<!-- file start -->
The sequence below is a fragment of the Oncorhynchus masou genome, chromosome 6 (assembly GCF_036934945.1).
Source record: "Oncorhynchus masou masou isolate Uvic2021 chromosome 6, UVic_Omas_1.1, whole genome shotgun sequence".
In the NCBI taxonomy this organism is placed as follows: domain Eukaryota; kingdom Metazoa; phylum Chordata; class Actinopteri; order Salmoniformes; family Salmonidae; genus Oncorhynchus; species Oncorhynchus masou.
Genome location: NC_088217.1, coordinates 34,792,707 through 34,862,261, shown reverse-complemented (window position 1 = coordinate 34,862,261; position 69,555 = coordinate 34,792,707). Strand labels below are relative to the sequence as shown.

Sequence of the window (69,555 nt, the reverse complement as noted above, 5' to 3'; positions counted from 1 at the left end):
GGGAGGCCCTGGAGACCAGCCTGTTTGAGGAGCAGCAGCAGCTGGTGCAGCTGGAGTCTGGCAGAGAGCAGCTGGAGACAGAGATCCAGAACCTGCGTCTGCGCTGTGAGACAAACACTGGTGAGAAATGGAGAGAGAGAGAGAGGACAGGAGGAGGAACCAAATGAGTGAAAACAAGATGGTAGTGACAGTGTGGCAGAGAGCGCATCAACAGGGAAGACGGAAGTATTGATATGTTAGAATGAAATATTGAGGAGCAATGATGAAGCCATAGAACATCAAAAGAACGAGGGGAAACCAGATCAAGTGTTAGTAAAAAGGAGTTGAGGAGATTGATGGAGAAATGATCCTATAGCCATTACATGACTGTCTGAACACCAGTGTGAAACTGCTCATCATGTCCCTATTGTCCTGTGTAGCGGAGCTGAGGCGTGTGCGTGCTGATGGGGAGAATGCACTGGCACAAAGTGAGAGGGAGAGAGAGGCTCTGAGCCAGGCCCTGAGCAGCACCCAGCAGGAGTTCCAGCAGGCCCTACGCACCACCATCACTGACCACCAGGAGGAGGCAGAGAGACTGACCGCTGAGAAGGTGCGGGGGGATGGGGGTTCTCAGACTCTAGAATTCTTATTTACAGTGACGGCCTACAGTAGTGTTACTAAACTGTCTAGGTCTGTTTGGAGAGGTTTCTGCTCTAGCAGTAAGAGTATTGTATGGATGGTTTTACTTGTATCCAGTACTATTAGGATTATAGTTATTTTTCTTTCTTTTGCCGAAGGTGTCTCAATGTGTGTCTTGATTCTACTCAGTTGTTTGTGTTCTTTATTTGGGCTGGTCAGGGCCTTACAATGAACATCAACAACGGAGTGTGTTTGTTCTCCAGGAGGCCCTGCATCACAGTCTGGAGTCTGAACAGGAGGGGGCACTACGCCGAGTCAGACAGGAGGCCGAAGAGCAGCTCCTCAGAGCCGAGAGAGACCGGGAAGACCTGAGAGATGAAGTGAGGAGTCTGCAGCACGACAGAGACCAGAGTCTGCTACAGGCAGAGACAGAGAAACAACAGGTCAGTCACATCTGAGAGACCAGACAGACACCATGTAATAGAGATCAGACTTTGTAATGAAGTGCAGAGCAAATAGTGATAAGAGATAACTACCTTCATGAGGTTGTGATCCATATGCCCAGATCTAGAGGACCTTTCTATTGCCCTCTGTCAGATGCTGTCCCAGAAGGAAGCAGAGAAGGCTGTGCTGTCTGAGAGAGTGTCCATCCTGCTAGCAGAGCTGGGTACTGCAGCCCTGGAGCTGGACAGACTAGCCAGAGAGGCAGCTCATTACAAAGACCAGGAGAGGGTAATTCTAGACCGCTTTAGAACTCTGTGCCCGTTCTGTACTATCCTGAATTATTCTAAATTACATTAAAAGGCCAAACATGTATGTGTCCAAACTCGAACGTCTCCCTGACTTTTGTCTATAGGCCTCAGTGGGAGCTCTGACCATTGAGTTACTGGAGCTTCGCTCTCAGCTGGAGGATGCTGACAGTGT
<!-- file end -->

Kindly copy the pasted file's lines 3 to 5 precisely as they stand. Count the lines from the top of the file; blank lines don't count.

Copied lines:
In the NCBI taxonomy this organism is placed as follows: domain Eukaryota; kingdom Metazoa; phylum Chordata; class Actinopteri; order Salmoniformes; family Salmonidae; genus Oncorhynchus; species Oncorhynchus masou.
Genome location: NC_088217.1, coordinates 34,792,707 through 34,862,261, shown reverse-complemented (window position 1 = coordinate 34,862,261; position 69,555 = coordinate 34,792,707). Strand labels below are relative to the sequence as shown.

Sequence of the window (69,555 nt, the reverse complement as noted above, 5' to 3'; positions counted from 1 at the left end):